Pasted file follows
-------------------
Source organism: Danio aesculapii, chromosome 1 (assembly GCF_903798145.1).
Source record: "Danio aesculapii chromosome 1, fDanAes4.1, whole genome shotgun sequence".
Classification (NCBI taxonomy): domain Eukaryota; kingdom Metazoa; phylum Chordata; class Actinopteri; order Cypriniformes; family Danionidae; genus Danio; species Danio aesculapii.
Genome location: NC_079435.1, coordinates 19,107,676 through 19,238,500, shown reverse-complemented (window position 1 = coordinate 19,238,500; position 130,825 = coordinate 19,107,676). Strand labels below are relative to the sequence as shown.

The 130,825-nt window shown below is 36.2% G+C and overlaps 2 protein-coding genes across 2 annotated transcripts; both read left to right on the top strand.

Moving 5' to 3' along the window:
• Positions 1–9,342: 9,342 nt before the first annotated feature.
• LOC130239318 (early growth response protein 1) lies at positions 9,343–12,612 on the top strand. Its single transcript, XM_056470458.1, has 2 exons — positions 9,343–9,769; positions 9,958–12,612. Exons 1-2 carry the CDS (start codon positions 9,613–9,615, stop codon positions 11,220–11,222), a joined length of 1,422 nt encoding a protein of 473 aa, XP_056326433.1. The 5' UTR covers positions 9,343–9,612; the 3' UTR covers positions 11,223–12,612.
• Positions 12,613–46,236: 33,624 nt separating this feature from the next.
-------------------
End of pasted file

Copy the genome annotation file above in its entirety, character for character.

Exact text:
Source organism: Danio aesculapii, chromosome 1 (assembly GCF_903798145.1).
Source record: "Danio aesculapii chromosome 1, fDanAes4.1, whole genome shotgun sequence".
Classification (NCBI taxonomy): domain Eukaryota; kingdom Metazoa; phylum Chordata; class Actinopteri; order Cypriniformes; family Danionidae; genus Danio; species Danio aesculapii.
Genome location: NC_079435.1, coordinates 19,107,676 through 19,238,500, shown reverse-complemented (window position 1 = coordinate 19,238,500; position 130,825 = coordinate 19,107,676). Strand labels below are relative to the sequence as shown.

The 130,825-nt window shown below is 36.2% G+C and overlaps 2 protein-coding genes across 2 annotated transcripts; both read left to right on the top strand.

Moving 5' to 3' along the window:
• Positions 1–9,342: 9,342 nt before the first annotated feature.
• LOC130239318 (early growth response protein 1) lies at positions 9,343–12,612 on the top strand. Its single transcript, XM_056470458.1, has 2 exons — positions 9,343–9,769; positions 9,958–12,612. Exons 1-2 carry the CDS (start codon positions 9,613–9,615, stop codon positions 11,220–11,222), a joined length of 1,422 nt encoding a protein of 473 aa, XP_056326433.1. The 5' UTR covers positions 9,343–9,612; the 3' UTR covers positions 11,223–12,612.
• Positions 12,613–46,236: 33,624 nt separating this feature from the next.